With COVID-19 creating much uncertainty up and down the country, one thing we can be certain of is that 6 April 2020 heralds the start of a new tax year. Here, we focus on the capital gains tax (CGT) changes relating to the sale or disposal of residential property within the UK.
Readers should note that different rules and tax rates apply to the sale/disposal of assets other than property – this falls outside the scope of this article.
What are the old CGT tax rules relating to UK property sales?
Up until 5 April 2020, taxpayers had until the date of their next self-assessment tax deadline to declare any CGT gains which were over and above their annual exemption and to pay the tax due. This included any gains accrued as a result of the sale/disposal of residential property.
What are the new CGT tax rules relating to UK property sales?
As from 6 April 2020 anyone who makes a taxable gain when selling residential property will have to account to HMRC within 30 days of completion of the sale/disposal – this means not only submitting a Return but also accounting for any tax due.
HMRC have launched an online service to allow individuals to report and pay the CGT owed, which can be accessed through HMRC’s Government Gateway portal.
As CGT rates differ depending on the income tax band of the taxpayer, the income band and tax rate may need to be estimated for the tax year so that the CGT can be calculated and paid. As readers may already know, basic-rate taxpayers pay 18% on gains, whilst higher-rate and additional-rate taxpayers pay 28%.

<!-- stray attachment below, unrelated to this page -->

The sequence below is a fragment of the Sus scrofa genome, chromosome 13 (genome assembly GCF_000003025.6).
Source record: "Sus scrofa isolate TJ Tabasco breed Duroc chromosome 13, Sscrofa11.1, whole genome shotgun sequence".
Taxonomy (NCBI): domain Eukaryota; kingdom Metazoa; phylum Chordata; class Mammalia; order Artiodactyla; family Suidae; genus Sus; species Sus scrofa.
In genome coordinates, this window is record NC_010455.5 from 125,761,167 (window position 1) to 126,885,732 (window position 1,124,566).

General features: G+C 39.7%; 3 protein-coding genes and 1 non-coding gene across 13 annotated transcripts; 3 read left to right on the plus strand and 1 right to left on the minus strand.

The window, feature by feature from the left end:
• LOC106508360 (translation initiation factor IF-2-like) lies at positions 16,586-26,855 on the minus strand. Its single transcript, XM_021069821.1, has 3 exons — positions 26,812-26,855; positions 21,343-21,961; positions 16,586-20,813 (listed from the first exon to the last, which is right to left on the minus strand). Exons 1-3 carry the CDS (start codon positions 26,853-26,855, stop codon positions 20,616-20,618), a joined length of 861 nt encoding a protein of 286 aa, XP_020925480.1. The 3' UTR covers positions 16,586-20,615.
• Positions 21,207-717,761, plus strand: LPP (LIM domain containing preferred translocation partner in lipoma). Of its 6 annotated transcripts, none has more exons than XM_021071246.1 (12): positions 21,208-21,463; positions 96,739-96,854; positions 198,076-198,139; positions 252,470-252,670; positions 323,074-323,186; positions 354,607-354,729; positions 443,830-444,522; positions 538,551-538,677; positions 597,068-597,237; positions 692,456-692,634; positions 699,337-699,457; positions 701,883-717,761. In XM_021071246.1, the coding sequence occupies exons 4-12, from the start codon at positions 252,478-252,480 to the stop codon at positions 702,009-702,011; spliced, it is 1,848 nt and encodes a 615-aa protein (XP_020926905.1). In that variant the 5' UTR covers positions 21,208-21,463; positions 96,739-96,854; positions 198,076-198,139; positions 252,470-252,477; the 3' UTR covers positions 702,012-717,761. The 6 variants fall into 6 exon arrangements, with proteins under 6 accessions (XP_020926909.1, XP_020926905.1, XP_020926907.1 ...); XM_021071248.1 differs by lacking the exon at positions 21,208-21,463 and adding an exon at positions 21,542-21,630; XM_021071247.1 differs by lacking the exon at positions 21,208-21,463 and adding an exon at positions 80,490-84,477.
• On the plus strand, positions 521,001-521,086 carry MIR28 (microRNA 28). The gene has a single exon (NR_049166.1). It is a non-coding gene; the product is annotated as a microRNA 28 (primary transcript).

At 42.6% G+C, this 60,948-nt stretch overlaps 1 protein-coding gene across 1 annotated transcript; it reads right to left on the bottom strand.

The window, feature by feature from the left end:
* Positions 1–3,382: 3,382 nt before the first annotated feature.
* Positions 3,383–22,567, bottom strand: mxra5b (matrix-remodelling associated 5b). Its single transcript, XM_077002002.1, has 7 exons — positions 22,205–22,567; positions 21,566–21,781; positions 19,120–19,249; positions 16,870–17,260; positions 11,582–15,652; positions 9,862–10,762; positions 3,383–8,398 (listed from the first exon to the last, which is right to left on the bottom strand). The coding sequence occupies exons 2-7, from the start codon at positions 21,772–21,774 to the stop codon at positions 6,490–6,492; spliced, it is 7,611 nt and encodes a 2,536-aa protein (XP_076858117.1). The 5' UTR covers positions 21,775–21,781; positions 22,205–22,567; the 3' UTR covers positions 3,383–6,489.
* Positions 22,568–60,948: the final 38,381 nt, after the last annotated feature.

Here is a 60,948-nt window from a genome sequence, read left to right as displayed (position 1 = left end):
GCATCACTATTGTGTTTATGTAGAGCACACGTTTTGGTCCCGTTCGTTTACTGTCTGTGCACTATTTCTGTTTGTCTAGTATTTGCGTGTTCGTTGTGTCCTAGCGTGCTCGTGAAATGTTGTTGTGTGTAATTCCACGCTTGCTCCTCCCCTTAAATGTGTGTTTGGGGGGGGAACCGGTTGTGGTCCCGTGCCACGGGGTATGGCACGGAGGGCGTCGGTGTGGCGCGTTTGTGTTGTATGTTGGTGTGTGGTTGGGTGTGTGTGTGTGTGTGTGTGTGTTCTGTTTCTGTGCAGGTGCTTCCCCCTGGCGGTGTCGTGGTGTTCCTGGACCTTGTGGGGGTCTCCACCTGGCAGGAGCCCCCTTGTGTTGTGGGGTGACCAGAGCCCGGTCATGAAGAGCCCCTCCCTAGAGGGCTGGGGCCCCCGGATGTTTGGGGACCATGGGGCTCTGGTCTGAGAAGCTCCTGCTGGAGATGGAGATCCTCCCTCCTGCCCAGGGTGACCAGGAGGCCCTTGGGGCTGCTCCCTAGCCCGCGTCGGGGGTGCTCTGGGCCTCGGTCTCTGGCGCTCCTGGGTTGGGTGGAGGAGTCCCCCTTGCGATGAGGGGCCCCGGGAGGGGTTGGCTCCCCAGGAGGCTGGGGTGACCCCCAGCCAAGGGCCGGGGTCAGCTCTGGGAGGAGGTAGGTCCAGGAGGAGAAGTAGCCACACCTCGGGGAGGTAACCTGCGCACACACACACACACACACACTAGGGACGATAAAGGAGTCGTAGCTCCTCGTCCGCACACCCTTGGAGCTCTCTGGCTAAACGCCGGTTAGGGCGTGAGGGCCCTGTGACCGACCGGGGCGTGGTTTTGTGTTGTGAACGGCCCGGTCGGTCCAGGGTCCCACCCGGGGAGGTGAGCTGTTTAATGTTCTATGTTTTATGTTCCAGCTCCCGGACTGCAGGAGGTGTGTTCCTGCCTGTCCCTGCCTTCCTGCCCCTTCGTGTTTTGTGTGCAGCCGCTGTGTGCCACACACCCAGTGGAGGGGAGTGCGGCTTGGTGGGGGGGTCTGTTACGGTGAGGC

The tax paid within 30 days of the sale/disposal of the property is essentially a payment on account of the CGT due for that year. This means that such payments are interim payments, with the final calculation of CGT for any particular tax year being assessed in the usual way through the self-assessment tax Return. The sale/disposal of the property will still need to be included within the end-of-year self-assessment, alongside any other capital gains or losses. It will then be a case of reconciling any further tax due – or overpayment – with HMRC at that time.
Failure to submit a Return and pay the tax due within 30 days of completion may result in HMRC issuing penalties and – potentially – charging interest on sum owed.
Given such sanctions, anyone who is concerned that their residential property transaction may result in a CGT liability should obtain legal and tax advice prior to exchange and completion, so as to ensure they are able to comply with HMRC’s 30-day accounting deadline.
What is my annual allowance for CGT in 2020/2021?
The new tax year has seen CGT allowances increase from £12,000 to £12,300 for individuals and those acting as personal representatives, and from £6,000 to £6,150 for trustees of settlements.
It should be noted that these allowances cover the sale/disposals of all types of assets, and is not limited to solely property transactions.
If you have any queries regarding this article then please do not hesitate to contact the Wills, Estates and Powers of Attorney Team and/or Residential Property Team on 01603-610911 or email us here.
Note: The content of this article is for general information only and does not constitute legal advice. Specific legal advice should be taken in any specific circumstance.